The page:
There, raw sugar crystals (Grade A) are separated from the thick liquid which in turn enters pan B. The same process takes place and again the massecuite from pan B enters the centrifuge and this time the raw sugar obtained is Grade B. The remaining liquid finally enters pan C where after boiling comes out as molasses.During crystallization process there is an increase in the percentage of reducing sugars (glucose, fructose…) at each stage. This is so because there is inversion of sucrose taking place in the stages of crystallization and thus the molasses coming from pan A, B, and C will have an increased reducing sugar concentration.
Crystallization of sugar
Crystallization is the (natural or artificial) process of formation of solid
crystals precipitating from a solution, melt or more rarely deposited directly
from a gas.
The crystallization process consists of two major events, nucleation and
IN SUGAR INDUSTRY…
Crystallisation is the process just after evaporation. During
evaporation the clarified sugar cane juice is boiled in evaporators
which remove most of the water leaving a thick syrup. Then in the
crystallization process the syrup is boiled at low temperatures
under partial vacuum and some seedings are added which causes
the development and growth of sugar crystals and the outcome is
called massecuite (raw sugar crystals mixed with molasses). The
sugar crystals and molasses are then separated in centrifugals.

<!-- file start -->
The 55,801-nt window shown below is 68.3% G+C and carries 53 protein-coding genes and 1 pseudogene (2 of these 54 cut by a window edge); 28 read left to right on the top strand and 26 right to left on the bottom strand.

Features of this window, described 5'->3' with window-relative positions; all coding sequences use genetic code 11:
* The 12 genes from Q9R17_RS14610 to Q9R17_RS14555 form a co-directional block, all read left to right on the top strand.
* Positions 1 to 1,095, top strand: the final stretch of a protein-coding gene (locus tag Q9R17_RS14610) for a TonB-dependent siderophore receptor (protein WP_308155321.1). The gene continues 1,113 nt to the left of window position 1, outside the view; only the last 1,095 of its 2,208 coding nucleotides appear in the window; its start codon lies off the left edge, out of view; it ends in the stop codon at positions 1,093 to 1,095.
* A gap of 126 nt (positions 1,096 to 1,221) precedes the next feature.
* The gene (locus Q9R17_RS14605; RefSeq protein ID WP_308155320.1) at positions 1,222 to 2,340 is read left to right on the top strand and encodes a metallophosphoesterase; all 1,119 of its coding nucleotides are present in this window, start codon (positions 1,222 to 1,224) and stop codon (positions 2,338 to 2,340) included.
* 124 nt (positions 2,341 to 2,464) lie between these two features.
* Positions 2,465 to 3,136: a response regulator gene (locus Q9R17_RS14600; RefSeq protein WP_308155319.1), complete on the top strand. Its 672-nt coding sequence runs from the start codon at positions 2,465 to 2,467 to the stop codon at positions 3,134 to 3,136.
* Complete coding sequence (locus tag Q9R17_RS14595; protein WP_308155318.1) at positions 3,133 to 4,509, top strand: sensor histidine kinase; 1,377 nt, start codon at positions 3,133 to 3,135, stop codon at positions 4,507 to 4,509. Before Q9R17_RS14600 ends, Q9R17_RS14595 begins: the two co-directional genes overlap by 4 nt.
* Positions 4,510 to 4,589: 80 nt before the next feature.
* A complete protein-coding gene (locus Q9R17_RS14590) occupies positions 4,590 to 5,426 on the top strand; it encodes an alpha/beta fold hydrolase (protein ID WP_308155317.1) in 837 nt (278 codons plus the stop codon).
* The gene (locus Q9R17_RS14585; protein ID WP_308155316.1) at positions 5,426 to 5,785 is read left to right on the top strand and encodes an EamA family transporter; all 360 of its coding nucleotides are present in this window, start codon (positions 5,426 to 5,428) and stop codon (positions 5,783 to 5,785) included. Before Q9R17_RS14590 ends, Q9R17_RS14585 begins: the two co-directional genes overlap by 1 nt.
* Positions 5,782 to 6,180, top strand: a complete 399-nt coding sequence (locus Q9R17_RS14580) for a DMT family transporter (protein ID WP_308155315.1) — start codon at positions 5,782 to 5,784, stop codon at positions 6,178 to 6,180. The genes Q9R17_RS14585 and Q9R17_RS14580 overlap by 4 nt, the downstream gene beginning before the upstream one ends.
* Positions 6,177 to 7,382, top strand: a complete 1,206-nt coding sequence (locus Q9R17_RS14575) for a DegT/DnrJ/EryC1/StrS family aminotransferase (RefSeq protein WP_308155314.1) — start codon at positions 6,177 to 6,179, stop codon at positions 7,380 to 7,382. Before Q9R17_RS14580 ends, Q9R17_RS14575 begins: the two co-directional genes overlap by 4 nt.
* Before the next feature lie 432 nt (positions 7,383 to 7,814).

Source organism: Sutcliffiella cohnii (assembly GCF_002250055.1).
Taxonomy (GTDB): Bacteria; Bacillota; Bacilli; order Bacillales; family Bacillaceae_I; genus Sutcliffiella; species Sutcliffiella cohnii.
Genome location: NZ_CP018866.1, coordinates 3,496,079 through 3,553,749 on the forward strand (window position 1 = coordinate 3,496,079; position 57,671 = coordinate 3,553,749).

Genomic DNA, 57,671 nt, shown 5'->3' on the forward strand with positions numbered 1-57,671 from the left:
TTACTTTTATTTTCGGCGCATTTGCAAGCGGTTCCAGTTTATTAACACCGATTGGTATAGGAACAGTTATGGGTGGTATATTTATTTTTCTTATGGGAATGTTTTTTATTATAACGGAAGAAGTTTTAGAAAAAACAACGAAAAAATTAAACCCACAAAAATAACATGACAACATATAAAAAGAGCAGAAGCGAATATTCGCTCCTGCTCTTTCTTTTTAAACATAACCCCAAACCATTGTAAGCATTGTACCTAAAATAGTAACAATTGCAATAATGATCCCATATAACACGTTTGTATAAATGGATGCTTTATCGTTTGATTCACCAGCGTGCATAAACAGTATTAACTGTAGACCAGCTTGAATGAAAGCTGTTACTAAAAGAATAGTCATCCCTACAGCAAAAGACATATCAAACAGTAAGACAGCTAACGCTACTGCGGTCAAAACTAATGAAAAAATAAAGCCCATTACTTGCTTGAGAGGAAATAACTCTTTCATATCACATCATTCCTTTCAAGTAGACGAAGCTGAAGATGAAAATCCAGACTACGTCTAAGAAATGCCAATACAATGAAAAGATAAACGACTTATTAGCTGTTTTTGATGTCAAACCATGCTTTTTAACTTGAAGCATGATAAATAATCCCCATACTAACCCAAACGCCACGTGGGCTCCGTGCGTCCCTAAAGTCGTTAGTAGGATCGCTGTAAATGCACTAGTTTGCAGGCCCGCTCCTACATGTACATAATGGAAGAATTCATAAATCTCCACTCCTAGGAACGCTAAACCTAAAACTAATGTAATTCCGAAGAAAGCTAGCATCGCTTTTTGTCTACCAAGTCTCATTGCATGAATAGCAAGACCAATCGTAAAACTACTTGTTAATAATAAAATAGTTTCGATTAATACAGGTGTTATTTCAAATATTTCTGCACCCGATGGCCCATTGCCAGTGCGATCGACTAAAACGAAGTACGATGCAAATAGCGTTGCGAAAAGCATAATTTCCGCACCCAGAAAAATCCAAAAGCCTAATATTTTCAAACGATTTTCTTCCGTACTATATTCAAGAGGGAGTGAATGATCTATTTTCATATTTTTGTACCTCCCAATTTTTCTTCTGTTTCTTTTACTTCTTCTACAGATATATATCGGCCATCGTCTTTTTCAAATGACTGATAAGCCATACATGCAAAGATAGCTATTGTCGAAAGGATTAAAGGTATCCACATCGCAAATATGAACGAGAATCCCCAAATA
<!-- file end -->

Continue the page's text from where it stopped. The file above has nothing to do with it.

There are normally 3 vacuum pans namely A, B and C. Syrup
coming from evaporators enters pan A, where boiling takes place
and crystallization begins giving a thicker liquid (massecuite)
which comes out and enters the centrifuge.
Schematic representation of sugar crystallization unit. (1) Syrup (liquor A); (2)
massecuite A; (3) raw sugar (A); (4) mother liquor A used as feed liquor B; (5)
massecuite B; (6) sugar B recycled as magma A; (7) mother liquor B used as feed liquor
C; (8) magma C (prepared in batch seeding crystallizer); (9) massecuite C; (10) sugar C
recycled as magma B; (11) molasses.
During crystallization, it is necessary to initiate the formation of sugar
crystals, in other words, the formation of nuclei through the seeding
The various seeding techniques include :
1) Traditional (secondary, or shock) seeding
2) Full seeding :
a. seeding with slurry
b. seeding with footing magma
In shock method, the syrup entering vacuum pan A is concentrated and a
small charge of powdered sugar is introduced; boiling is continued until a
proof slide appears to have sufficient grain. Supposedly, the sugar by its
mere presence "shocked" the unstable syrup into spontaneous nucleation
to form most of the needed grain. The same procedure is carried out with
the other pans.
The shock seeding method is successfully carried out by seeding the
oversaturated syrup in the pans with a measured amount of standardized
very finely ground sugar slurry.
1. the quality of the crystals is mainly determined by the supersaturation
and pan circulation maintained all over the strike,
2. while the time needed to reach the required product crystal size is
determined by the linear speed of crystal growth
The grainy nature of the crystallized sugar is determined by many factors
which include :
• Degree of super-saturation
• Rate of cooling
• Degree of cooling
• Timing, rigor and length of stirring
• Temperature at stirring
• Blend of sugars present
• The pH
• Presence of crystal growth inhibitors